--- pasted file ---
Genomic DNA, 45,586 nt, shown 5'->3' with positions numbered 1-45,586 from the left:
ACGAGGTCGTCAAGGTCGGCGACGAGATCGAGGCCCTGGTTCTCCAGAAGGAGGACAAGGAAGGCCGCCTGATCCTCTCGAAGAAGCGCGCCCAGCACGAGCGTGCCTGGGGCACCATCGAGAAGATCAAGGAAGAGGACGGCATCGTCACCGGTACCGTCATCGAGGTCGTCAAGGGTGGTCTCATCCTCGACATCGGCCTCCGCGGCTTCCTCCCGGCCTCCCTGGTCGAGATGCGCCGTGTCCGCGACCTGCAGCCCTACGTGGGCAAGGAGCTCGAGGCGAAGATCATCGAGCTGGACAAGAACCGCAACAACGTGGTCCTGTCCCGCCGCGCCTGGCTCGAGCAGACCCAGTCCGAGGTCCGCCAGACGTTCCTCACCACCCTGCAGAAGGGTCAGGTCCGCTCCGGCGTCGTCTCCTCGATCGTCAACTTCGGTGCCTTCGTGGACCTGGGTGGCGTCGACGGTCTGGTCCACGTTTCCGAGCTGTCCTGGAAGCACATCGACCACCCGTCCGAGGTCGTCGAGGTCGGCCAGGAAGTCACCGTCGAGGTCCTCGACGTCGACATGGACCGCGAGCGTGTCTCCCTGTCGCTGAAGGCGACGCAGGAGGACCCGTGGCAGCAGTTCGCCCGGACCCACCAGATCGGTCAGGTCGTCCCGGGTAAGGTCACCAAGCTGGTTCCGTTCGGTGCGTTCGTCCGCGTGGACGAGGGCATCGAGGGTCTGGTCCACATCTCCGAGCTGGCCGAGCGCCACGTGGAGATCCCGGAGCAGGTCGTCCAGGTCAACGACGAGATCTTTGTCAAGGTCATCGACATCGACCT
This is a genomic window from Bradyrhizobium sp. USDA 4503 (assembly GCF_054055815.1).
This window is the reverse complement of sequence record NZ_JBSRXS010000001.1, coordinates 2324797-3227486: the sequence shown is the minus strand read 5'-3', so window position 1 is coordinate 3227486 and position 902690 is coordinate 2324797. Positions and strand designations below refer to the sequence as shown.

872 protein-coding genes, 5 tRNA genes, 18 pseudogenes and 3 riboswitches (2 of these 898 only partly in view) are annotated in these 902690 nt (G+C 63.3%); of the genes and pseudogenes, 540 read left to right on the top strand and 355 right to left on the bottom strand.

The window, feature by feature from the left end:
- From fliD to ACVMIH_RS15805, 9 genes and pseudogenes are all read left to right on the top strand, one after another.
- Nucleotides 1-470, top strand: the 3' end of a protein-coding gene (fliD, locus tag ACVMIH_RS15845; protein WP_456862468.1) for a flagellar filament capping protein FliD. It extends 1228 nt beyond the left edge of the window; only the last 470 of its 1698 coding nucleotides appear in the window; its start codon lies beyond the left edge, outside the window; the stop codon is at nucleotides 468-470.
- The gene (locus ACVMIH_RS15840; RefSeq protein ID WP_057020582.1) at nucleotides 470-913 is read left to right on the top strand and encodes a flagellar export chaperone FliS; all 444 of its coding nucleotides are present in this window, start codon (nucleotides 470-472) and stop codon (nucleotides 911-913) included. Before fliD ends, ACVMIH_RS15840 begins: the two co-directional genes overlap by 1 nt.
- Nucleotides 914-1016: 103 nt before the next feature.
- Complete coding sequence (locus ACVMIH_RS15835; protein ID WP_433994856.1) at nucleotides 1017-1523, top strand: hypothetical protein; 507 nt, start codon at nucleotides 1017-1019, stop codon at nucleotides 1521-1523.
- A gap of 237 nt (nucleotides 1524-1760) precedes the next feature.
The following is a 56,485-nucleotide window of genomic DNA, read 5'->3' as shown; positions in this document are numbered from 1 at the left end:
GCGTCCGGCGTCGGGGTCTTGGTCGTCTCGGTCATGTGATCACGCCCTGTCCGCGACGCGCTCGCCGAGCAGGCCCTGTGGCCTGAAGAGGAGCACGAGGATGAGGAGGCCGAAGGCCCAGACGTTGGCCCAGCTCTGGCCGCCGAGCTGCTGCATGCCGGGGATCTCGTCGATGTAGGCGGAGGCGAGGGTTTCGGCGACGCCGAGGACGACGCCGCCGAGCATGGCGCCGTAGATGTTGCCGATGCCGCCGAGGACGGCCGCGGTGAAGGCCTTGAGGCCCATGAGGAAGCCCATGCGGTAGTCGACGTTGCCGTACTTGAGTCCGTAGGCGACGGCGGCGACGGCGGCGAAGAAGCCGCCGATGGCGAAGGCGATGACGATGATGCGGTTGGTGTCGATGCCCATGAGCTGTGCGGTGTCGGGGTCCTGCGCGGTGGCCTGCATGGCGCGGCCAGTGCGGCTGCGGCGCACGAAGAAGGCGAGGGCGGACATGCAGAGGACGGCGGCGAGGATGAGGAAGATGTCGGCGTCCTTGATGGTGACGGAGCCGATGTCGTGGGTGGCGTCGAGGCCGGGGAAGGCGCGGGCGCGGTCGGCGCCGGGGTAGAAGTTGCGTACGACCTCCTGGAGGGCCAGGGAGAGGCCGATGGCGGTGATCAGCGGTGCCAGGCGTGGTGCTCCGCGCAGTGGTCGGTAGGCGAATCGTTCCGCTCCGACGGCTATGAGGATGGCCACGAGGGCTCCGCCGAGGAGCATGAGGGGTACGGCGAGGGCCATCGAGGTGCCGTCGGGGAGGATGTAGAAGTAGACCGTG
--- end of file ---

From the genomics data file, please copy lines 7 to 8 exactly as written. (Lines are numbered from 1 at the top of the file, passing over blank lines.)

- From fliD to ACVMIH_RS15805, 9 genes and pseudogenes are all read left to right on the top strand, one after another.
- Nucleotides 1-470, top strand: the 3' end of a protein-coding gene (fliD, locus tag ACVMIH_RS15845; protein WP_456862468.1) for a flagellar filament capping protein FliD. It extends 1228 nt beyond the left edge of the window; only the last 470 of its 1698 coding nucleotides appear in the window; its start codon lies beyond the left edge, outside the window; the stop codon is at nucleotides 468-470.